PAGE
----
Virtual fashion has been hovering on the margins of the industry for years now, but like many things, the pandemic helped speed its movement into the mainstream. In the last year alone, big influencers have made virtual fashion a more widely known concept and big brands have started experimenting with it in a more visible way. While still marginal to the overall industry, fashion insiders from a variety of brands believe it’s only a matter of time before virtual clothes turn into a very real trend.
The origins of virtual fashion
Virtual fashion is a term first coined by Robert Halfpenny, a writer and speaker for brands such as JCPenney, Old Navy and Sears. Virtual Fashionista, founded in 1997, was one of the first fashion blogs, and it’s hard to believe now. Those platforms came out when blogging was not a formalized industry, and people didn’t invest in creating good photography and styling, thus their garments didn’t look very good. A photo posted by Julia Dahlbeck (@julia_adahlbeck) on May 27, 2015 at 2:01pm PDT That led to the mainstream adoption of virtual clothing, which began in earnest in 2000 with the launch of IMVU, an online virtual world in which people could create and customize avatars.
Virtual Fashion Trends
“Technology is providing unprecedented creative possibilities. Some of the most extraordinary avatars are appearing on the web, where consumers create and personalize their own creations,” said David Jaramillo, senior director at Future Fashion Now, one of the world’s leading market research and trend forecasting agencies. Adidas.’ Black Panther’s T’Challa in the 2018 ‘Fashioning a Superhero’ line Adidas Two of the most prominent trendsetters in virtual fashion are Lil Miquela and Hatsune Miku. These two women have quickly become household names in their niche. Miquela is an Instagram model and influencer born in Miami with a large social media presence and a following of over 8 million people. Miku is a fictional avatar from the anime “Vocaloid,” created to produce music and games.
The growth of augmented reality is indisputable. The technology has already started transforming the way consumers shop and behave online. For now, designers can experiment with augmented reality using their own faces and from there, audiences can view the pieces before making a purchase. Adidas, for example, has been experimenting with AR in sneakers that are inspired by athletes and by Nicki Minaj, who has developed an AR shoe that has been showing up in her live performance. Last year, Brooklyn-based label Schutz also debuted AR sneakers that let viewers view what the shoe would look like on their feet. Dressing Room Earlier this year, Inditex revealed its tech-driven new virtual reality (VR) dressing room.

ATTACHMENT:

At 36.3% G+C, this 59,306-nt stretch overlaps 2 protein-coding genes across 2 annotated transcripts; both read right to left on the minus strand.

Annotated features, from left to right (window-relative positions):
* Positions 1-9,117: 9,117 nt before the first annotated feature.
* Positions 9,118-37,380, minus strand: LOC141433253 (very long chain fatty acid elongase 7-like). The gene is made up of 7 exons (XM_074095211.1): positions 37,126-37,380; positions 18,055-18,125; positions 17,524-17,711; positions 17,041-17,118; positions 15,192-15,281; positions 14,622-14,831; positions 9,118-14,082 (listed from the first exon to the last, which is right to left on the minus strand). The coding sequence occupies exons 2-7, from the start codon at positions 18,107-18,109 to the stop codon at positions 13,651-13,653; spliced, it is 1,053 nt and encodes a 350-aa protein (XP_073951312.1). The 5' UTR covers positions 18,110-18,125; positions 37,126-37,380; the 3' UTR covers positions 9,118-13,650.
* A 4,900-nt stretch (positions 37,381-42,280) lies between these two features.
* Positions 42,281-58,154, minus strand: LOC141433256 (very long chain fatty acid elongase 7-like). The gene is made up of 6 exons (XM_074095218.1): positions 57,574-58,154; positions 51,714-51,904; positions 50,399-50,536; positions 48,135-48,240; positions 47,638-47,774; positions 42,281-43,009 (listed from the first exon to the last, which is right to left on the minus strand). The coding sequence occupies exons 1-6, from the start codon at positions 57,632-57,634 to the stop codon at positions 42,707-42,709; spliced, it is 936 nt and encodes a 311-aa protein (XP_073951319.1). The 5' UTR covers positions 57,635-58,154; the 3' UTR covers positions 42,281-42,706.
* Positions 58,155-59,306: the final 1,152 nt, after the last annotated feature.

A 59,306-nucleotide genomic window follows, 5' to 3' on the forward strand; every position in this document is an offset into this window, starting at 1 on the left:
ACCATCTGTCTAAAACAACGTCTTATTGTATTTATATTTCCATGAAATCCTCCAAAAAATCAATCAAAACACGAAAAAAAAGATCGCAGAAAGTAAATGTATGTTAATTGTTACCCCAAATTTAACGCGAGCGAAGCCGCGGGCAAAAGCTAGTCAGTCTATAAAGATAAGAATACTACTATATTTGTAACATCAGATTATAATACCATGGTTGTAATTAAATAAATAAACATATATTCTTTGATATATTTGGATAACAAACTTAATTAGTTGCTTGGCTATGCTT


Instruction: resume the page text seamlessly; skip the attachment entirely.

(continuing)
Virtual reality has the ability to transport users to an entirely different reality. Designers and brands are getting very creative with the possibilities that virtual reality provides and fashion designers in particular are always keen on trying to push the boundaries of what’s possible with the technology.
is becoming more commonplace and if you have a smartphone and some spare time, then it’s a good idea to download Cardboard, an app that lets you access virtual reality content using your smartphone. Simply take a look on Google Play to find it. Motion sensors are getting more and more affordable and VR technologies are increasingly being incorporated into clothing to create an interactive experience.
Examples include Gucci virtual sneakers, virtual handbags, and an app called Aglet where sneaker collectors can buy and collect digital sneakers that don’t exist in the real world.
While virtual fashion has shown great promise in improving consumer experience, apparel retailers have yet to fully embrace it. Only one in ten of them that Hmlet asked last month were already selling virtual clothes. But the outlook is improving. The future of virtual fashion looks bright, as more brands and retailers begin to pay attention. Next year, we could see a huge influx of virtual clothes hit the fashion retail scene. The European fashion industry is gearing up for Virtual Fashion Day, with online retail giant Asos in the lead. The company recently announced that it’ll start selling items from both High Fashion and mass market fashion brands through its Virtual Wardrobe service, from February 3rd until March 2nd.
The Future of Virtual Fashion
“It’s more and more that people are using virtual clothing in their daily lives,” says Andreas Kassab, CEO of the Copenhagen-based online footwear retailer LeKuid. “We use it as part of our logistics and to show store locations. It’s an integral part of how we do things today.” LeKuid’s extensive catalog, which includes more than 1,000 shoes and nearly 200 shoe styles, relies on a unique virtual model that allows it to easily show products in different settings—virtual stores, restaurants, or even on a tropical beach. “Shoes are kind of boring, so it’s nice to bring in some other things,” Kassab explains. Also available on its website is a virtual interior designed by Kartell, one of the world’s largest furniture manufacturers.
If the fashion industry follows the history of technology, virtual clothes will start to become more mainstream within the next few years. The big question is, will consumers be ready? Will they accept the ways that virtual clothes are being used in their daily lives? Just as with any kind of new technology, virtual clothes have a long way to go before we see them become mainstream. But, we can’t help but notice that today, the future of virtual clothing is looking bright.